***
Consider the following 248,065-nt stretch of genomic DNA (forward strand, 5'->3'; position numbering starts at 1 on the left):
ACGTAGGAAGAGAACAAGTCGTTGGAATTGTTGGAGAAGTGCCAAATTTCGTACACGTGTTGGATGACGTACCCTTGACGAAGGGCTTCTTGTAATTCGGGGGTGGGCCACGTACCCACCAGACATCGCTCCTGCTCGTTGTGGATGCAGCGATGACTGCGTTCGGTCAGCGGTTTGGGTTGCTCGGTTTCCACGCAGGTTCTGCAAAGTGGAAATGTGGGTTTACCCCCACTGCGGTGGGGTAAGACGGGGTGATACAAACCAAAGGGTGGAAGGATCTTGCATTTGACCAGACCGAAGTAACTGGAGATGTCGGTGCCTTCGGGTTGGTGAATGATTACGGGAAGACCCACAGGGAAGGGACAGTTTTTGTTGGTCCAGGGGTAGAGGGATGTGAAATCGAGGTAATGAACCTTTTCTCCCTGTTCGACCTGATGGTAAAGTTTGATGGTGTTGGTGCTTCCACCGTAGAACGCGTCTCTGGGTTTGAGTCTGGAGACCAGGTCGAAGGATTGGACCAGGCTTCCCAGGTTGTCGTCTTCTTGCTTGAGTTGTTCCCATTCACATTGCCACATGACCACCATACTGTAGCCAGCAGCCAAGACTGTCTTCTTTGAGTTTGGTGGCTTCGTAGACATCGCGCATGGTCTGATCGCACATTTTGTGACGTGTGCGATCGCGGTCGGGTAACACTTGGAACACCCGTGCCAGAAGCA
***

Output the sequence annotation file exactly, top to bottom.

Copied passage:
Consider the following 248,065-nt stretch of genomic DNA (forward strand, 5'->3'; position numbering starts at 1 on the left):
ACGTAGGAAGAGAACAAGTCGTTGGAATTGTTGGAGAAGTGCCAAATTTCGTACACGTGTTGGATGACGTACCCTTGACGAAGGGCTTCTTGTAATTCGGGGGTGGGCCACGTACCCACCAGACATCGCTCCTGCTCGTTGTGGATGCAGCGATGACTGCGTTCGGTCAGCGGTTTGGGTTGCTCGGTTTCCACGCAGGTTCTGCAAAGTGGAAATGTGGGTTTACCCCCACTGCGGTGGGGTAAGACGGGGTGATACAAACCAAAGGGTGGAAGGATCTTGCATTTGACCAGACCGAAGTAACTGGAGATGTCGGTGCCTTCGGGTTGGTGAATGATTACGGGAAGACCCACAGGGAAGGGACAGTTTTTGTTGGTCCAGGGGTAGAGGGATGTGAAATCGAGGTAATGAACCTTTTCTCCCTGTTCGACCTGATGGTAAAGTTTGATGGTGTTGGTGCTTCCACCGTAGAACGCGTCTCTGGGTTTGAGTCTGGAGACCAGGTCGAAGGATTGGACCAGGCTTCCCAGGTTGTCGTCTTCTTGCTTGAGTTGTTCCCATTCACATTGCCACATGACCACCATACTGTAGCCAGCAGCCAAGACTGTCTTCTTTGAGTTTGGTGGCTTCGTAGACATCGCGCATGGTCTGATCGCACATTTTGTGACGTGTGCGATCGCGGTCGGGTAACACTTGGAACACCCGTGCCAGAAGCA